This wood mosaic was made up of scrap wood pieces – all less than 5″ in length! If you’ve got bits of wood, you’ve got wood art.
This project my friends is a GREAT way to use up scrap bits of wood.
We’re talking teeny, tiny bits that you’ve held on to in the hopes that someday you *might need a 4″ piece of wood for something.
Not you? Yes, I have a problem 😂
I have been dying to try a wood art piece, sometimes called a wood mosaic, but I didn’t have the measurements for the gorgeous ones I’ve seen online. Some people can just create willy-nilly and their projects come together. Not me folks – I need some kind of game plan – even if that’s just the measurements for the first 2 cuts.
Just a few of the pieces of
crap scrap wood I have in my stash and none of them longer than a foot.
What to do, what to do….
I think maybe set the mitre saw at a 45° angle and cut (8) pieces at 3″ long.
Seemed random at first right, but look at how pretty my scrap wood mosaic is already!
I took photos of the rest of the cuts and their placement so that you could replicate this too if you wanted. The best way to make your wood art and save your fingers is to set up a jig – just a blog of wood clamped to your mitre saw.
This allows you to make consistent cuts; just slide your wood up to the board and cut. I made the first mosaic piece at 3″ long, then set up my jig so that all the rest of the cuts would be the same length.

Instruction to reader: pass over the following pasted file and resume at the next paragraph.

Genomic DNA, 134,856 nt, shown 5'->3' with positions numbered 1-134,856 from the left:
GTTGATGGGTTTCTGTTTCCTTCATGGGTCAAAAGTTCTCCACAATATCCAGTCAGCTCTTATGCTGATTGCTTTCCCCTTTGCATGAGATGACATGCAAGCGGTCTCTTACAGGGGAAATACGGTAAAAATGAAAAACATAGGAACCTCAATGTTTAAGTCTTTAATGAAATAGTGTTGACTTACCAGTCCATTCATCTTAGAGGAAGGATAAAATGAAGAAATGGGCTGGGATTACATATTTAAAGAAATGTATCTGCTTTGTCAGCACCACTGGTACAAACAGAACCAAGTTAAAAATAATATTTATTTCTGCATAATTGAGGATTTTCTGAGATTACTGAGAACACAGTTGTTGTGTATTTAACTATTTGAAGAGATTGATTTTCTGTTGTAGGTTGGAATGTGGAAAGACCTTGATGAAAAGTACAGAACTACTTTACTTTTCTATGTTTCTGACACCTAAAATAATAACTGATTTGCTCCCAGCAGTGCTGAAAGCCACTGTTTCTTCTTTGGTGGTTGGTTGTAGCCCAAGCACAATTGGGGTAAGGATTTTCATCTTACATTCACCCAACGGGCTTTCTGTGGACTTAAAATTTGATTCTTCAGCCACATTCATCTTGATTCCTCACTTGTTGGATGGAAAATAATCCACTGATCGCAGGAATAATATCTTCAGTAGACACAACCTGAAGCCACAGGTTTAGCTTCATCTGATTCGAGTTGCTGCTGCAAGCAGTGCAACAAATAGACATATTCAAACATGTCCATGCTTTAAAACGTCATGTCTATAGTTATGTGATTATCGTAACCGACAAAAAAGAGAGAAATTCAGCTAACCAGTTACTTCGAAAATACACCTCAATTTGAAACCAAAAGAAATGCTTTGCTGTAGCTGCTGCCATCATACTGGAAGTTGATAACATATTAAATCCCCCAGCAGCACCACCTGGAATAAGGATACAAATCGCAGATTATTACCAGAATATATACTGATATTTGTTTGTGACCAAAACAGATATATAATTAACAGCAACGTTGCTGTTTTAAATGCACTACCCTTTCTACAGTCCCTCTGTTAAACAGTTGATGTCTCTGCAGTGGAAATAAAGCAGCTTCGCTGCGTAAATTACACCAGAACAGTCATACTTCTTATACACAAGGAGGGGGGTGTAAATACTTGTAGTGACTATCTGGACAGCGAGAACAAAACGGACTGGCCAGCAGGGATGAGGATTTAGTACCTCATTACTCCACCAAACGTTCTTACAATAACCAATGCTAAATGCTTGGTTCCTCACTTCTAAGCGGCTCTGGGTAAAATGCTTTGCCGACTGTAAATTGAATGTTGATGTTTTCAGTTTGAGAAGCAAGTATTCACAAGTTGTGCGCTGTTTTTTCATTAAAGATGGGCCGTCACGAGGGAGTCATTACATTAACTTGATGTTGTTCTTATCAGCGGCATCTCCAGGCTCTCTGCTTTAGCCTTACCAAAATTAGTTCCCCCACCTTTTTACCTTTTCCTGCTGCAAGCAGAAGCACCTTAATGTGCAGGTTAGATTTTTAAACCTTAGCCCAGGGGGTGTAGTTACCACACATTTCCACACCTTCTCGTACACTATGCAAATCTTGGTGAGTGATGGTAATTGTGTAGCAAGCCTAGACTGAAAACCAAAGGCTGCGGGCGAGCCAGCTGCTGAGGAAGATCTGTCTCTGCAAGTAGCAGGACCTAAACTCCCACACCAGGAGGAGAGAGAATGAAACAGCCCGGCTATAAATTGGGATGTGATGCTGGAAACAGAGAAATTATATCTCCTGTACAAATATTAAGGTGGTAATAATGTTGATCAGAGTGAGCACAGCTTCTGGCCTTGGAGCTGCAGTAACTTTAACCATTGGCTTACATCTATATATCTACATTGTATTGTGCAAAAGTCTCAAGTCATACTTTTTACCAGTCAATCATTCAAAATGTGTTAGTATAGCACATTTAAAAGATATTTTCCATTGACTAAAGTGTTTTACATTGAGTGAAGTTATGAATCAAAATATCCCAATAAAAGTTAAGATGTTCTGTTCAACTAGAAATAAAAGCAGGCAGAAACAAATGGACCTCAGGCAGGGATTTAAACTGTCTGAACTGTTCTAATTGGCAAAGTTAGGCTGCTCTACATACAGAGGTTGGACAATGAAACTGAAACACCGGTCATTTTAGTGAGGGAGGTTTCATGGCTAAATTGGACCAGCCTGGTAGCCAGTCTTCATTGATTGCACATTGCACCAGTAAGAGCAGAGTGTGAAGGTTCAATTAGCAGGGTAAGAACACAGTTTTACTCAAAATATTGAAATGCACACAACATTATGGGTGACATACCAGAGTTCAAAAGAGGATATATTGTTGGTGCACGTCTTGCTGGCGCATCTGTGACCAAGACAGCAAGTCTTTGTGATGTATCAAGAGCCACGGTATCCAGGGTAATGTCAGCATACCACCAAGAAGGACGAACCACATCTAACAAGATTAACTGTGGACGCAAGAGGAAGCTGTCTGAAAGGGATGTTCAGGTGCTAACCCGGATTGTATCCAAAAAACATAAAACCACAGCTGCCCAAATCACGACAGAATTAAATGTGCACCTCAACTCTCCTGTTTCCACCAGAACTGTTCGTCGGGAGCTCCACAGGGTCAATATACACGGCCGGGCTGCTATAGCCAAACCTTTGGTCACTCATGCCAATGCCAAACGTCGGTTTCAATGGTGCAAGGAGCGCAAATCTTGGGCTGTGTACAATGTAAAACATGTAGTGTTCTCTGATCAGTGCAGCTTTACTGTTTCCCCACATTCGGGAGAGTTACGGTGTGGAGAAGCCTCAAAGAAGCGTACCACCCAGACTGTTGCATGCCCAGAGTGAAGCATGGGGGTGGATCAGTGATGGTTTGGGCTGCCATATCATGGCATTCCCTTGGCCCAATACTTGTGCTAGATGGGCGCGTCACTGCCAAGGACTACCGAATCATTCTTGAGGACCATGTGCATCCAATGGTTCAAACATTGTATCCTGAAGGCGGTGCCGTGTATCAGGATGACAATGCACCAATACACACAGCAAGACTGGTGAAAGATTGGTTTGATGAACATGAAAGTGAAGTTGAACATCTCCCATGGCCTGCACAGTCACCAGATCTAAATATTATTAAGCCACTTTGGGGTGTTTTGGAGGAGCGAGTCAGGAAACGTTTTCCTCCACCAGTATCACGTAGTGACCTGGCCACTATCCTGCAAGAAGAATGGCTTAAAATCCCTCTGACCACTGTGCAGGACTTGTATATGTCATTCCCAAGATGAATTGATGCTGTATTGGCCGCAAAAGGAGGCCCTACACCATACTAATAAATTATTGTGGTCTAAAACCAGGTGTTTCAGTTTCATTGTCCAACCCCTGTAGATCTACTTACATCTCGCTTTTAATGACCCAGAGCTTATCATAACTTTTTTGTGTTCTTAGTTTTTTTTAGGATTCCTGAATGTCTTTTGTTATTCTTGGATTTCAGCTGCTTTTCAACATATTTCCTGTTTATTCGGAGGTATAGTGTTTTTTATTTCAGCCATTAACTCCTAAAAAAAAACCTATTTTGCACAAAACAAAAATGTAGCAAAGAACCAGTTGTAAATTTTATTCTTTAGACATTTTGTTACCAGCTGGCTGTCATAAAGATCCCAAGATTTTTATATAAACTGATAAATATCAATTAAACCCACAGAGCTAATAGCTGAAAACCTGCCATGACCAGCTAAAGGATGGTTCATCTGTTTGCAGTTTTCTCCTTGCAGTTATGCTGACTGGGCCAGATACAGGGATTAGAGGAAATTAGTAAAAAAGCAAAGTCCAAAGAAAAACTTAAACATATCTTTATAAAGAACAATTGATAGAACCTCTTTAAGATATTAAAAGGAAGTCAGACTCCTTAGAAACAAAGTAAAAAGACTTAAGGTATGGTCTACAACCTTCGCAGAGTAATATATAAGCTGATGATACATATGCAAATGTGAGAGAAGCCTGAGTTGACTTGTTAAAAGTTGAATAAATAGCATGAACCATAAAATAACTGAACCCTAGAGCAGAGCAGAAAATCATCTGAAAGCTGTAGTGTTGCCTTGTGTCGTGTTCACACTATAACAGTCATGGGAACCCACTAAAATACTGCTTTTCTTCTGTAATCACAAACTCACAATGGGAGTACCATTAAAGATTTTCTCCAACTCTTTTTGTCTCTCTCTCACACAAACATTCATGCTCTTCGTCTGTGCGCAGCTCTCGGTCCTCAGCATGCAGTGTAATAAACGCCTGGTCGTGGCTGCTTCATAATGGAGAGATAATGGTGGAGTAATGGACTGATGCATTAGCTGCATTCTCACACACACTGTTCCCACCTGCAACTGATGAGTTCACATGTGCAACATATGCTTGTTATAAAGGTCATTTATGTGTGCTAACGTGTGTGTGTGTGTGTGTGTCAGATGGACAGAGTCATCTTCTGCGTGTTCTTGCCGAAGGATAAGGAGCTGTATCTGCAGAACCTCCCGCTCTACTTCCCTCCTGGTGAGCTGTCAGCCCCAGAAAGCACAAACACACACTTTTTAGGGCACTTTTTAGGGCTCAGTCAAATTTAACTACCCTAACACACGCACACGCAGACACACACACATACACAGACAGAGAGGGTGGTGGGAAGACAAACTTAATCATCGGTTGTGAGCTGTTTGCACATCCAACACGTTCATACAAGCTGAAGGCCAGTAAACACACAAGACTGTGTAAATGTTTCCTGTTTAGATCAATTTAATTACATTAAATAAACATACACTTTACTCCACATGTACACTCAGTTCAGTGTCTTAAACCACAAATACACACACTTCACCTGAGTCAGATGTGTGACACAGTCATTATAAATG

Here I added (8) more pieces of wood at 3″ long.
Eight pieces at ~4 ¼” long – I cut one piece, then reset the block of wood (jig)on my mitre saw for the new length.
It’s coming but my scrap wood mosaic still needs more… (8) more pieces at 4 ¼” long.
Eight 3 1/8″ pieces and then (8) 2 5/8″ pieces and I think it’s looking pretty good!
If you can look past the rough wood in varying colours, you can see that my wood snowflake is underneath there.
I gave every piece a sanding with 120 grit sandpaper and added a chamfer to any edges that butt up against each other. A chamfer means I sanded down the corners to give each edge an angled finish – I did this so that no pieces ran together. The beauty of this piece is seeing each individual component.
With some leftover stains I had lying around, I painted out each section separately. Once the stain was dry, I used wood glue to hold the parts together and clamp it tightly with a strap clamp overnight.
The wood glue and a few finishing nails here and there are holding my wood mosaic together (so far), but I wonder if I should reinforce the back with paint sticks or some kind of backer?
I’ll deal with that if it breaks I guess.
I did put a coat of Varathane Triple-Thick over the entire piece to protect it and keep any stain residue off of my walls.
I love the varying heights of the scrap wood pieces – it gives it such character and dimension.
The warm wood stain also gives it a cozy fireplace feel. I’d love to try this again in rainbow colours or gradient shades of the same colour. Maybe all in white with iridescent glitter on it for winter?
No shortage of scrap wood over here, especially since this wood art doesn’t require pieces longer than about 5″.
So, if you’ve been eyeballing different wood art projects and have been itching to try a wood mosaic – but are like me and needed a starting point – now you have one!
Get cutting and have a great one!